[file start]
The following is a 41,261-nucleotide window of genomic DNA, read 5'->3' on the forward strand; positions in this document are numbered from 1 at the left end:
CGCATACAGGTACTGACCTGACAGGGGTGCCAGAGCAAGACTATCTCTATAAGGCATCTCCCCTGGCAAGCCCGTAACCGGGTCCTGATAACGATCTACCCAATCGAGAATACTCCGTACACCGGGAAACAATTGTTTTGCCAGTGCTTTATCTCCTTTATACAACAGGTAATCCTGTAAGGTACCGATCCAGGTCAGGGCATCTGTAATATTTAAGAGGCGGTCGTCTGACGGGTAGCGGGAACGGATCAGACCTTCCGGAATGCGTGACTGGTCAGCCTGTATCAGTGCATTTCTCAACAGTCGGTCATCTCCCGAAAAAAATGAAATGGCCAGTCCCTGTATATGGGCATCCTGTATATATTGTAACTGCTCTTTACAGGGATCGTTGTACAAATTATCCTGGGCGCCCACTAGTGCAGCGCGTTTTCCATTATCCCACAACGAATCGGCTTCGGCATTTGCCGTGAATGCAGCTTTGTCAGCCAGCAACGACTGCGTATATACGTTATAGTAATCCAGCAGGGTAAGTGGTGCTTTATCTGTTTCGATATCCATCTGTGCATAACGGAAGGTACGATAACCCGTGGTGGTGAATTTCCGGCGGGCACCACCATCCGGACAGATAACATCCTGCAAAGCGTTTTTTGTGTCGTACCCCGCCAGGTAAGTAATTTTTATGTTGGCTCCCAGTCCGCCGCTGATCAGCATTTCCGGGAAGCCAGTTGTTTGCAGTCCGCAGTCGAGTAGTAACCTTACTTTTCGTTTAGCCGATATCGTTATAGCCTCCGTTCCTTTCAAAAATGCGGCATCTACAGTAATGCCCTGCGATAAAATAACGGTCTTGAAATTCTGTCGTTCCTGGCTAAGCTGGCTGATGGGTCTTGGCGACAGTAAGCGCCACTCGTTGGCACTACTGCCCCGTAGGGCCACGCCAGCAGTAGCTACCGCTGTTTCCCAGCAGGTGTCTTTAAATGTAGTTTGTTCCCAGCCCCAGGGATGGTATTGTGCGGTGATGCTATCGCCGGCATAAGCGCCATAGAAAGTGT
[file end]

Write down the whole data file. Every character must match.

The following is a 41,261-nucleotide window of genomic DNA, read 5'->3' on the forward strand; positions in this document are numbered from 1 at the left end:
CGCATACAGGTACTGACCTGACAGGGGTGCCAGAGCAAGACTATCTCTATAAGGCATCTCCCCTGGCAAGCCCGTAACCGGGTCCTGATAACGATCTACCCAATCGAGAATACTCCGTACACCGGGAAACAATTGTTTTGCCAGTGCTTTATCTCCTTTATACAACAGGTAATCCTGTAAGGTACCGATCCAGGTCAGGGCATCTGTAATATTTAAGAGGCGGTCGTCTGACGGGTAGCGGGAACGGATCAGACCTTCCGGAATGCGTGACTGGTCAGCCTGTATCAGTGCATTTCTCAACAGTCGGTCATCTCCCGAAAAAAATGAAATGGCCAGTCCCTGTATATGGGCATCCTGTATATATTGTAACTGCTCTTTACAGGGATCGTTGTACAAATTATCCTGGGCGCCCACTAGTGCAGCGCGTTTTCCATTATCCCACAACGAATCGGCTTCGGCATTTGCCGTGAATGCAGCTTTGTCAGCCAGCAACGACTGCGTATATACGTTATAGTAATCCAGCAGGGTAAGTGGTGCTTTATCTGTTTCGATATCCATCTGTGCATAACGGAAGGTACGATAACCCGTGGTGGTGAATTTCCGGCGGGCACCACCATCCGGACAGATAACATCCTGCAAAGCGTTTTTTGTGTCGTACCCCGCCAGGTAAGTAATTTTTATGTTGGCTCCCAGTCCGCCGCTGATCAGCATTTCCGGGAAGCCAGTTGTTTGCAGTCCGCAGTCGAGTAGTAACCTTACTTTTCGTTTAGCCGATATCGTTATAGCCTCCGTTCCTTTCAAAAATGCGGCATCTACAGTAATGCCCTGCGATAAAATAACGGTCTTGAAATTCTGTCGTTCCTGGCTAAGCTGGCTGATGGGTCTTGGCGACAGTAAGCGCCACTCGTTGGCACTACTGCCCCGTAGGGCCACGCCAGCAGTAGCTACCGCTGTTTCCCAGCAGGTGTCTTTAAATGTAGTTTGTTCCCAGCCCCAGGGATGGTATTGTGCGGTGATGCTATCGCCGGCATAAGCGCCATAGAAAGTGT